After encountering further challenges, Balto and the sled team finally make it back to Nome. A pity-playing Steele is exposed as a liar and is abandoned by the rest of the dogs in anger. Reunited with Jenna and his friends, Balto earns respect from both the dogs and the humans. He visits Rosy who thanks him for saving her life.
Back in New York City, the elderly woman and her granddaughter finally find the memorial commemorating Balto, and she explains that the Iditarod trail covers the same path that Balto and his team took from Nenana to Nome. The woman, who is actually Rosy, looks up at the statue and repeats the same line, "Thank you, Balto. I would have been lost without you," before walking off to join her granddaughter as the sun shines upon the Balto statue.
Cast and characters
- Kevin Bacon as Balto, a young adult male Wolfdog; being half husky and half wolf. His father was a Siberian husky and his mother, Aniu was a wild, white wolf.
- Bob Hoskins as Boris, a Russian snow goose and Balto's caretaker.
- Bridget Fonda as Jenna, a young, beautiful female Husky and Balto's love interest.
- Juliette Brewer as young Rosy, Jenna's owner and a kind, excitable girl who was the only human in Nome who is kind to Balto. She falls ill, but Balto brings the medicine to save her and the other children.
- Miriam Margolyes as old Rosy in the live-action sequences who tells her story to her granddaughter.
- Jim Cummings as Steele, a black and white Siberian Husky and Balto's rival who also has a crush on Jenna.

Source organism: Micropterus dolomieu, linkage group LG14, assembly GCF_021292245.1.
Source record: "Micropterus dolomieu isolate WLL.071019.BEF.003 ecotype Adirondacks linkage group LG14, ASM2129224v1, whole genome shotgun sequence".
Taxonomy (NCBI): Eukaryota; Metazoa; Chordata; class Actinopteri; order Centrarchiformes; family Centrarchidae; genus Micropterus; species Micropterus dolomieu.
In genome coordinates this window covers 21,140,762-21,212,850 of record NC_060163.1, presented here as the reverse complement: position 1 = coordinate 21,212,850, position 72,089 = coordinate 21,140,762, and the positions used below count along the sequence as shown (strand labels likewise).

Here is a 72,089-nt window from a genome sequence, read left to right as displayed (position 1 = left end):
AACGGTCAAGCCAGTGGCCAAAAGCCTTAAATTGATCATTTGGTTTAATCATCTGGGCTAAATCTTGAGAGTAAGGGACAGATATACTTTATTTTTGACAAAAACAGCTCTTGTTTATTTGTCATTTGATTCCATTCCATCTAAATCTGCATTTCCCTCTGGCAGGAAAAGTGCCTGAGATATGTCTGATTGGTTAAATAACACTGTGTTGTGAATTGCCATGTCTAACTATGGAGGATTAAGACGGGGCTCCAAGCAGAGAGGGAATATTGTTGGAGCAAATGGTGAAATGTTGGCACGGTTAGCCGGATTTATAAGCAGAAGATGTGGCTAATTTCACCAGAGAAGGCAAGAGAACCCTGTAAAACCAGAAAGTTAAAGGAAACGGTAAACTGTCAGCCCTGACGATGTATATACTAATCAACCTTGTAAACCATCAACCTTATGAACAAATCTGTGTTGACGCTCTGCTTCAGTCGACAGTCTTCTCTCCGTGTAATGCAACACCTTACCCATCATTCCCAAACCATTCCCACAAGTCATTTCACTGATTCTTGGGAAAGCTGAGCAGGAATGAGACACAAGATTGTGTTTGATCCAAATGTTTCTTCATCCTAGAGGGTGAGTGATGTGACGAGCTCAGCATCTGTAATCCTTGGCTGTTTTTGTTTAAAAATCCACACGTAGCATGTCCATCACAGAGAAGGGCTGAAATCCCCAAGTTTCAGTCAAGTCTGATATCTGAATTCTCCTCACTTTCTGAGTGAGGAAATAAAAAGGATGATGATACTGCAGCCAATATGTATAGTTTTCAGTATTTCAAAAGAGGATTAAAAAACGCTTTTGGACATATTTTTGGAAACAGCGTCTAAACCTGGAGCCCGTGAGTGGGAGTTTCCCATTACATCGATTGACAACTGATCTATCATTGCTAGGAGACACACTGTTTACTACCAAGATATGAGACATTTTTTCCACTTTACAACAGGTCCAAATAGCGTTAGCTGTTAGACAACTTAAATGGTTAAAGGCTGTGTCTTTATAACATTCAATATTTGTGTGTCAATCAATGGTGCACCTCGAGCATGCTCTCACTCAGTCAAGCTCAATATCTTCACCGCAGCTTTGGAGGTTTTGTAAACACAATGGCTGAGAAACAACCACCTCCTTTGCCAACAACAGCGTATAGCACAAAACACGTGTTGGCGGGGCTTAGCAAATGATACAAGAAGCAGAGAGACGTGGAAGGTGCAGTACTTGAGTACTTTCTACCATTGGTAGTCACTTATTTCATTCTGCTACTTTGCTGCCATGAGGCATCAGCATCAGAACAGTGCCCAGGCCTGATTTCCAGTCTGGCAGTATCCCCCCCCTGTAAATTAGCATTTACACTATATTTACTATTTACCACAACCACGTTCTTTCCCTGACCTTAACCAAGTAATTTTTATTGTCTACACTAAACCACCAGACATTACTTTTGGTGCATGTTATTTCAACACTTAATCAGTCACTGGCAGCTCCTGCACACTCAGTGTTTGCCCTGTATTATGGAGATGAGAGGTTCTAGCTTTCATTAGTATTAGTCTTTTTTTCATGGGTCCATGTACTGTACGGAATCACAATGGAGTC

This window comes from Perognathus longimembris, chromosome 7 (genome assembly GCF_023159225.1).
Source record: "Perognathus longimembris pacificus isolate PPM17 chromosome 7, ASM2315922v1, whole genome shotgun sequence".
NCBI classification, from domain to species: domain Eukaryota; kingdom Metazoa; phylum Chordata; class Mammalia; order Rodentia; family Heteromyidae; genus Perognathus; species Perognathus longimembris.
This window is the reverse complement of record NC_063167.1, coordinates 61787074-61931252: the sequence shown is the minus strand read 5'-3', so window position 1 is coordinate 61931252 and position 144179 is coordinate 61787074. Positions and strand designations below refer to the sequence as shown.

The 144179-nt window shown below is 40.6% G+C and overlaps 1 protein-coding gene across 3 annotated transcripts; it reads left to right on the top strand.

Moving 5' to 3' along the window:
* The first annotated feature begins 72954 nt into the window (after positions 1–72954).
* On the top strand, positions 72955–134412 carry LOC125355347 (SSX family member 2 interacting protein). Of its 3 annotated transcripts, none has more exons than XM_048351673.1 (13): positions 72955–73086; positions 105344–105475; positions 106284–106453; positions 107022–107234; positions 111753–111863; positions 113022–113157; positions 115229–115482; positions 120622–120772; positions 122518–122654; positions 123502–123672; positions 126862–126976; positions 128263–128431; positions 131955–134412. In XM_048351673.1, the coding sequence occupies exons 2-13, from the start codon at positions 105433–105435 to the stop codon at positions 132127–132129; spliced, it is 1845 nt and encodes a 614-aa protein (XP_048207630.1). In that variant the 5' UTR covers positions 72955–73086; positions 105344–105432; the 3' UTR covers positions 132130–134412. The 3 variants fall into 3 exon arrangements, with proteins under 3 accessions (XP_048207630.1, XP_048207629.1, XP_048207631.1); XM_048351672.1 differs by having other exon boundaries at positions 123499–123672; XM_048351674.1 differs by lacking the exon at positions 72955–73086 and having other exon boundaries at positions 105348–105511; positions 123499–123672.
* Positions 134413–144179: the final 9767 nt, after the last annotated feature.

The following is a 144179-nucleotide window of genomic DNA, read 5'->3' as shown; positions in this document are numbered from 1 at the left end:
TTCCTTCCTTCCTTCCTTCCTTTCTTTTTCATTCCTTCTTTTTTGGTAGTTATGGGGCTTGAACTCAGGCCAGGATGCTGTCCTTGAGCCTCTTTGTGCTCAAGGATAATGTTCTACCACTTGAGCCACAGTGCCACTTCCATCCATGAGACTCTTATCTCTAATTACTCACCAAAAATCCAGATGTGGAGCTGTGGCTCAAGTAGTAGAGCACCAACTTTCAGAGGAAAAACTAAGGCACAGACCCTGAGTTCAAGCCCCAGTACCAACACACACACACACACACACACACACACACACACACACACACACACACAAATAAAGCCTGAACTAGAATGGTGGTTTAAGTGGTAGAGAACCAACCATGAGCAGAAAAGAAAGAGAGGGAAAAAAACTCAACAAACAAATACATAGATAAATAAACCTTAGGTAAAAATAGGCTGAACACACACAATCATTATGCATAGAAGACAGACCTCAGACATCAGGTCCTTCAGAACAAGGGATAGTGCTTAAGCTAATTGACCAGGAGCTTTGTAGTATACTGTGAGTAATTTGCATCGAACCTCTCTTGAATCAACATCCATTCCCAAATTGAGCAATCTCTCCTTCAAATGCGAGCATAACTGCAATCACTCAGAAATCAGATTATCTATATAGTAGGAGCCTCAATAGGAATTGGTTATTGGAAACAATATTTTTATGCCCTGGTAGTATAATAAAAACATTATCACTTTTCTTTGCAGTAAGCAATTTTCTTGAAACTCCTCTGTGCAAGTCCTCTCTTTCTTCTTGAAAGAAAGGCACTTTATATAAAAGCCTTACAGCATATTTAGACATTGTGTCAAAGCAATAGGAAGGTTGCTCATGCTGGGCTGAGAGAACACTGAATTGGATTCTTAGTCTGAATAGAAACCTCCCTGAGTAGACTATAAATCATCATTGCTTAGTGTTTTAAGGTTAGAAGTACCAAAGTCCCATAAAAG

- Phil Collins as Muk and Luk, a pair of Polar bear cubs, Muk talks but not Luk.
- Jack Angel as Nikki, a Siberian Husky and a member in Steele's team.
- Danny Mann as Kaltag, another member of Steele's team.
- Robbie Rist as Star, another member of Steele's team.
- Sandra Dickinson as Dixie, a female Pomeranian and one of Jenna's friends who adores Steele. Dickinson also voices Sylvie, a female Afghan Hound and Jenna's other friend, and Rosy's mother.
- Lola Bates-Campbell as Rosy's granddaughter, who appears in the live-action sequences and is accompanied by her dog Blaze, purebred Siberian Husky.
- William Roberts as Rosy's father
- Donald Sinden as a doctor
- Bill Bailey as a butcher
- Garrick Hagon as a telegraph operator
- The biggest inaccuracy in the film portrays Balto (October, 1919-March, 1933) as a grey wolfdog. In real life, Balto was a pure bred Siberian Husky and was black and white in color.
- The sled run to retrieve the medicine was a relay. Instead of being the leader of the first team, Balto was the leader of the last team to carry the medicine to Nome. The longest and most hazardous distance was traveled by the team led by Togo.
- The medicine was never driven by the dogs alone, and none of the mushers were incapacitated.
- Balto was never an outcast as shown by the film, but was instead born in a kennel owned by the famous musher Leonhard Seppala, where he was trained until deemed fit for pulling a sled as the lead dog. Seppala was also the owner of Togo (1913-1929), whom he personally used to lead his dog team during the relay. Balto was used by one of Seppala's workers, Gunnar Kaasen.
- Balto is the only animal, and possibly the only character, in the movie who is real.
- In the sequel, Balto was shown to have offspring, but in real life he was neutered at a young age.
The film was theatrically released in the United States on 22 December 1995 and then hit international theatres on 13 January 1996 when it first premiered in Brazil. Its release was vastly overshadowed by the performance of Disney•Pixar's Toy Story. But the film did end up recouping its small budget and did modest business at the box office.
The film ranked 15th on its opening weekend and earned $1,519,755 from a total of 1,427 theatres. The film also ranked 7th among G-rated movies in 1995. Total domestic gross reach up to $11,348,324. Strong video sales led to the release of two sequels: Balto II: Wolf Quest and Balto III: Wings of Change.